Our striker behavior tries to kick the ball into the opponents goal. The precision of the goal attempts is weighted less, when the robot is in its own half of the field. This results in faster defending kicks, as the positioning around the ball is easier. We implemented a longer kick to support the players in the opponent’s half of the field.
This year, we successfully tested a controlled field color detection which was necessary due to bad lighting conditions on the drop-in field. As our localization was improved since RoboCup 2015, we managed to minimize our leaving the field penalties.
MRL-SPL has worked to keep the drop-in and normal game strategies as similar as possible. When communicating with other players, there is an inherent necessity to be robust to different kinds of information including false, inaccurate and expired data. Most importantly, receiving and providing ball position is a requirement. The simple strategy used in normal games, with little fine tuning, is to prioritize data by the level of confidence the robot has on it, which prevents disturbances when the robot itself has a valid model of ball. The modeled data is provided to other teammates and the receive data is integrated into our probabilistic search algorithm and other places where it is not very sensitive. Secondly, to cooperate with teammates, we trust teammates localization data and integrate them into our post/role assignment algorithm, designed according to our strategy of not fully trusting each others localization data. Our robot selects the most time-efficient post to take and will follow the ball and strike if he is the nearest to the ball between those who see it. Since posts include defense and strike position, different contributions such as defending, striking, passing, and receiving a pass would be done to the team.
Our robots are always an offensive field player which either goes for the ball or waits near to it, if a team mate is detected near the ball. This is done through vision and sent team mate data.
However, this team mate data like ball information or team mate positions is only used, if their ball model matches ours. Then this information is included in our world model. The team mate data is also rejected if impossible information is sent.
We used our default behavior but ignored all incoming messages from other players. Tests last year showed that ignoring other players leads to better results than trusting their information.
We used our player number to select our strategy, but modified it slightly based on last year’s team strategies (most teams played defense) so we were more likely to play as an attacker. We always played goalie as player 1 though. Our player was based on our normal player except that a) we did not trust our teammates, and b) we modified all of our search strategies since our normal strategies rely on coordination with our teammates. We tried to communicate everything in the SPL packet as legitimately as we could.
NTU RoboPAL provides information defined in the SPL standard message such as the robot’s pose and the ball position as well as the walking to and shooting to information to other teammates except that we do not suggest particular strategy to our teammates. We didn’t use other teammates’ information for our own decision making process. Our intention would be “want to play the ball” and would be less likely to avoid other robots no matter the ones were teammates or opponents while the ball had been seen. Otherwise, the avoidance would take place and tried to seek for the ball.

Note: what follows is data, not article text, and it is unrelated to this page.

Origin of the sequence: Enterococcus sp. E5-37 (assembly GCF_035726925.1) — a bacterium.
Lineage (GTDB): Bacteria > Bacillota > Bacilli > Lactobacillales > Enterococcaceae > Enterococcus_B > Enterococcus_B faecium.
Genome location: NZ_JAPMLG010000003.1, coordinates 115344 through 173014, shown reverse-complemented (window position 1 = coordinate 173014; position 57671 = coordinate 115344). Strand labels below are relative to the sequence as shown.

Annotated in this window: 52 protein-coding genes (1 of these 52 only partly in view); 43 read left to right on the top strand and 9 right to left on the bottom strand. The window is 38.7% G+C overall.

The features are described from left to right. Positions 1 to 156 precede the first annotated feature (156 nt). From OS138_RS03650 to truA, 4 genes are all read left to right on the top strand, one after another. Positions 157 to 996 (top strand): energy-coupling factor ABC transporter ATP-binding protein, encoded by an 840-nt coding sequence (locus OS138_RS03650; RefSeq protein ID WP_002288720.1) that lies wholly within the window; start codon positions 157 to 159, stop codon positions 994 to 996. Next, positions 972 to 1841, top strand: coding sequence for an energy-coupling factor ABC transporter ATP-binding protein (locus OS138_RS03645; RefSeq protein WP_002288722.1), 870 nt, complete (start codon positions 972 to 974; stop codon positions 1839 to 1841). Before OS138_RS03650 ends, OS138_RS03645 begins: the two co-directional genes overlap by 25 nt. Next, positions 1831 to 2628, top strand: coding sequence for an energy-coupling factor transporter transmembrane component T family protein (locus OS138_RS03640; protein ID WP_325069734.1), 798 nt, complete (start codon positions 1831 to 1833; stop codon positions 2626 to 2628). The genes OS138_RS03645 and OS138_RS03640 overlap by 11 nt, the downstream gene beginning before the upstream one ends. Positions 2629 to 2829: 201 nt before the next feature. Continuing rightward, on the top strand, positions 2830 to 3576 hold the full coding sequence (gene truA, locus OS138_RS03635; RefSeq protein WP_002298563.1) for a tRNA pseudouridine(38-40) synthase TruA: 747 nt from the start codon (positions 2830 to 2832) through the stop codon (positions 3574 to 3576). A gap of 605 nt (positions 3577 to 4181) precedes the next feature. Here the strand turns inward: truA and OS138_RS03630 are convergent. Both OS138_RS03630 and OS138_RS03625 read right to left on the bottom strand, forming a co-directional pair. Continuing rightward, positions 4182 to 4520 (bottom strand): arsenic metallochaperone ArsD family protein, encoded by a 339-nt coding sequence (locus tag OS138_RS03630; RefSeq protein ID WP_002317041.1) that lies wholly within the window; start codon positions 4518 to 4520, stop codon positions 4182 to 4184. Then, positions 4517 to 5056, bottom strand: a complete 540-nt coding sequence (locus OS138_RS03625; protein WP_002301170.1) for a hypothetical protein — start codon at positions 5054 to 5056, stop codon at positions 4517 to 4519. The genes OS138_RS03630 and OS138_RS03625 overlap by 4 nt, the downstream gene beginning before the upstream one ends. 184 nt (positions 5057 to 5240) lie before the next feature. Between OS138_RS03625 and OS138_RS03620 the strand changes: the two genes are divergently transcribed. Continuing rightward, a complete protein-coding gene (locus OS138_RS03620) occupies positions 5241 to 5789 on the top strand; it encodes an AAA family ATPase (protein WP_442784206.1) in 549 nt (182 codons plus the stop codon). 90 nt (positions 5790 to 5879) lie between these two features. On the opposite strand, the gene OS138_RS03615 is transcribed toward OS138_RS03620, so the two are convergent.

According to the role assigned to a robot in a particular game (1-5) robot will select a region on the field and operate there transitioning between states as “localize self”, “go to own zone”, “wait for ball” and “attack” or “defend” according to the situation on the field.
Due to some last minute problems, this year, the drop-in strategy for RoboEireann was based on a modified striker rather than an extension of our previous drop-in strategy as originally intended.
We listen to team communications from team-mates but essentially disregard it due to lack of trust. We communicate all mandatory information. For intentions and suggestions this year we just set “nothing particular” since we expect that many team mates will ignore this anyway. Once play starts we search for the ball using a standard search pattern (which eventually selects random field locations within a box 3m wide and 4.5 long centered on the center of the field from which to search if the ball is not found). If we find the ball we approach it and attempt to play it. In general if one of our team mates is closer we allow obstacle detection to resolve the conflict and we back up a few steps. If we get access to the ball we follow our normal striker behavior which chooses among available kick types in a stochastic manner (influenced by distance to goal and orientation to the goal).
The SPQR Team participates in SPL Drop-in Player Competition with two different behaviors. One is specific for the Goalie role, while the other is designed for dynamically assume different roles on the field by receiving the intentions of the teammates.
In the Goalie behavior, the robot communicates the intention to become keeper and reaches the goal in order to start playing as goalie.
In the dynamic behavior, two main strategies are triggered in order to actively participate in the game tactics: by using the teammate intentions the robot chooses if it has to adopt a defensive strategy or a more offensive one.
When the robot approaches the ball, it communicates its intention to the other teammates in order to let them coordinate with it.